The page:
New Delhi, July 6: The National Institute of Educational Planning and Administration, a government think-tank, has proposed setting up new colleges which will offer high-quality education.
If the proposal materialises, it will bring welcome cheer to a number of Delhi students who have not been able to gain admission in the capital’s premier colleges.
The national institute’s G.D. Sharma asks: “Why can’t there be 20 Hindu Colleges, 20 Lady Shriram Colleges and 5 St Stephens' At present our supply of colleges of this quality is far below the demand.”
The high cut-off percentages in good colleges keeps out a large number of students who get between 60 to 70 per cent in their exams. They have no option but to enter colleges which offer poor-quality education.
Popular courses in economics, English and commerce have an 85 per cent cut-off mark. Even evening colleges are demanding a 70 per cent cut-off point for these courses, the institute says.
There are also a number of students who have the qualifying cut-off marks but do not eventually make it to a handful of the capital’s better colleges.
For instance, Hindu College this year received 25,000 applications for its 350-odd seats, Kirori Mal College 92,000 for 650 seats and Hansraj College 40,000 for 750 seats.
What the think-tank is proposing is greater flexibility in the whole system of instituting colleges.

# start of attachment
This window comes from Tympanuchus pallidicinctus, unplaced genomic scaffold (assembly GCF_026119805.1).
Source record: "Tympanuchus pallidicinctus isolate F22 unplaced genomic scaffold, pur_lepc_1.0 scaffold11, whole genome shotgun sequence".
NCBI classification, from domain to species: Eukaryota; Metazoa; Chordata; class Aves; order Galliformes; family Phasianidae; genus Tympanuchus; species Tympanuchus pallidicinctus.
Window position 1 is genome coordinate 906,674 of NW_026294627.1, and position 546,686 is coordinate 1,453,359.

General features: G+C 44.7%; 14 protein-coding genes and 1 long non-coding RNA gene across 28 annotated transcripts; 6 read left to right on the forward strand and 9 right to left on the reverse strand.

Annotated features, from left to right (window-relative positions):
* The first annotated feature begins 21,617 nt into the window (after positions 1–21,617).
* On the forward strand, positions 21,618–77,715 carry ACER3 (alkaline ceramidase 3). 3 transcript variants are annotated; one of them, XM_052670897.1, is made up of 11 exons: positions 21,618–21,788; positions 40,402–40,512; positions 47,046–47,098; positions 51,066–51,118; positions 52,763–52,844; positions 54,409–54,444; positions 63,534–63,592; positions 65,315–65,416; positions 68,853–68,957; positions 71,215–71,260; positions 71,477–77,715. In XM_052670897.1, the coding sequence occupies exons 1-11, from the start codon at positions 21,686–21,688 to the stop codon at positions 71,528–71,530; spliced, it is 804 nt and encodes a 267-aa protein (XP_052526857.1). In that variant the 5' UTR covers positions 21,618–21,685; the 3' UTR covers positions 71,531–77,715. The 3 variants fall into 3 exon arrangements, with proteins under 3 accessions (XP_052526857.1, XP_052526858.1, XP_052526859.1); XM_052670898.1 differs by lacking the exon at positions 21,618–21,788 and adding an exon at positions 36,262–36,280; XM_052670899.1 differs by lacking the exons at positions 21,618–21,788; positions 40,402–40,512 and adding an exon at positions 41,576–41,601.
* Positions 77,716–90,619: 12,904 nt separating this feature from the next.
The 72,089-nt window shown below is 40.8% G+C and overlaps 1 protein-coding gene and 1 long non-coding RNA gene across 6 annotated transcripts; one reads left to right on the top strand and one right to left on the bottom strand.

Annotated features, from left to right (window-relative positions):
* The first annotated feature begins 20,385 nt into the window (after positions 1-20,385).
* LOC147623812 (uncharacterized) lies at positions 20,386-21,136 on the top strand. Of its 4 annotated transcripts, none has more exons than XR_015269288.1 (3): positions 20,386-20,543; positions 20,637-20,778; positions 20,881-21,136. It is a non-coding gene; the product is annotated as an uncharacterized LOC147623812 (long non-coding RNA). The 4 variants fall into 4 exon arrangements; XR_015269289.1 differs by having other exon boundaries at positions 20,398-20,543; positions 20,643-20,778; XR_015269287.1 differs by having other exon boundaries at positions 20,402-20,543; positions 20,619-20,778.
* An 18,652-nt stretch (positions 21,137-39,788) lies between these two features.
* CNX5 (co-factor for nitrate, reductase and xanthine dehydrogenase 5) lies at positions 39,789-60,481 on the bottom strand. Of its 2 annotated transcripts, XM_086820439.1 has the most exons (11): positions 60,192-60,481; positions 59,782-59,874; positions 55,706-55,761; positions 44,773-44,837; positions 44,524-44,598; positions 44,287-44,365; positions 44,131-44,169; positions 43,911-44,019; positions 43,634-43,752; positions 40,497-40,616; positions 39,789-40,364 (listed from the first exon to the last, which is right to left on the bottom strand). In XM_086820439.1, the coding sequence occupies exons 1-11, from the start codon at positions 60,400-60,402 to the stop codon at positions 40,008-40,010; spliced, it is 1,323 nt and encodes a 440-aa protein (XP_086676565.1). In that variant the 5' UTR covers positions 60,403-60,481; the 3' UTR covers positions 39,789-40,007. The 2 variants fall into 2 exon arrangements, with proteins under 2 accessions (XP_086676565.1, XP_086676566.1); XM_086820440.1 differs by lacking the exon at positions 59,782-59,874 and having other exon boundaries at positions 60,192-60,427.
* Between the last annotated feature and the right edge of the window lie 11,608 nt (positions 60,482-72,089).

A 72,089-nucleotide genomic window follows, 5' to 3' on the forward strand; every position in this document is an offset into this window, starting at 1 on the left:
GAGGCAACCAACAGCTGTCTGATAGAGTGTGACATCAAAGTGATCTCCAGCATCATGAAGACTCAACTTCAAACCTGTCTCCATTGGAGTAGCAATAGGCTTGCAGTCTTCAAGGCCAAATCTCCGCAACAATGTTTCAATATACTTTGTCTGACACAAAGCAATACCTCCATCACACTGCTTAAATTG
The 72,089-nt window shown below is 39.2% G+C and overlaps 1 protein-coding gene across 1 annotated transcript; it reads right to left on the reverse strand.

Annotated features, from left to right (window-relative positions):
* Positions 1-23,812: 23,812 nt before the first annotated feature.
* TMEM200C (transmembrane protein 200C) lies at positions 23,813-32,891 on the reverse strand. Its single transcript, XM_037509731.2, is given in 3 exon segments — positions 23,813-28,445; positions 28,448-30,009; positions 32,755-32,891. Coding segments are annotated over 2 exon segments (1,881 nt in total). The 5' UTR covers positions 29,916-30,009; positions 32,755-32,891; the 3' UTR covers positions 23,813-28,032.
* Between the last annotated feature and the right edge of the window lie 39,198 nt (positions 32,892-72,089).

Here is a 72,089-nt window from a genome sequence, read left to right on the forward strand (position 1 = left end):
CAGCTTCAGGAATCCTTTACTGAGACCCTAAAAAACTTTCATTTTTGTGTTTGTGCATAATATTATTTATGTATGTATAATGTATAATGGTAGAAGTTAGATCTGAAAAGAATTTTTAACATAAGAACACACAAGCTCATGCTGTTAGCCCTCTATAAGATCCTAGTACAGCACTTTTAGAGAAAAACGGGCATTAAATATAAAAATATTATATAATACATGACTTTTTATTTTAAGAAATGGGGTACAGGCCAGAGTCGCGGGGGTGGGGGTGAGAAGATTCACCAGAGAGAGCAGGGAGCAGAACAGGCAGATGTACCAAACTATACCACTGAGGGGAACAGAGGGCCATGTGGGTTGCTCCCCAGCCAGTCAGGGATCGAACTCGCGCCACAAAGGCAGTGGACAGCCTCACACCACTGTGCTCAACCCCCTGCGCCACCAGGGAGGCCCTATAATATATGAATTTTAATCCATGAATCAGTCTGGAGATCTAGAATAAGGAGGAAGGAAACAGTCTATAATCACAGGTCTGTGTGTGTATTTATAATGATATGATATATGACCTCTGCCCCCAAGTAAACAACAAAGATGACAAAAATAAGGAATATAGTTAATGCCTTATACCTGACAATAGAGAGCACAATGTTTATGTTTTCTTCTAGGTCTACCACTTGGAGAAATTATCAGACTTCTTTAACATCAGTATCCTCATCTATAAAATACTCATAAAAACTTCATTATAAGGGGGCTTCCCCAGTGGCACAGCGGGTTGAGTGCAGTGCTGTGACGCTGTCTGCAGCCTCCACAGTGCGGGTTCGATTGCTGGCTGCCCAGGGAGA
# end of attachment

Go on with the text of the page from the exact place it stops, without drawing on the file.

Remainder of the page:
“The colleges should not have to affiliate themselves to Delhi University. They should be allowed to affiliate to any university in the country,” says Sharma. The institute believes the university system in India has not internally liberalised itself enough to address students’ problems.
What about the budget constraints and lack of resources' “What we propose is a self-financing scheme whereby students can pay more than the fee charged by a Delhi University college,” says Sharma. He also proposes a two- or three-shift system so that more students can be admitted.
Korea has set an example in this direction, Sharma said. When faced with a rush for college admissions, Korea started two to three shifts in their colleges.
“We have to think of new ways of coping with this pressure. We have to think of a student who has no option other than to settle for a less-than-mediocre education because of a lack of supply of good colleges,” says Sharma.
But Delhi University teachers are not convinced. M.M.P. Singh, three-time president of the Delhi University Teachers’ Association, says: “Delhi University teachers are not ready for this.”
He points to the complexities of the proposal suggested by the institute. “We will have to change the Delhi University Act and it will have to be endorsed by Parliament,” says Singh. He adds that a workload has to be worked out for teachers, a syllabus put in place and a suitable recruitment policy for teachers set up.
“We also must be careful not to repeat the experience of Indraprastha University in east Delhi,” the former teachers’ association president said. Indraprastha University has 50 colleges under its umbrella, which offer courses in business management, engineering, law and media along with other subjects. “They charge a huge fee of Rs 65,000 a year but offer sub-standard education,” Singh said.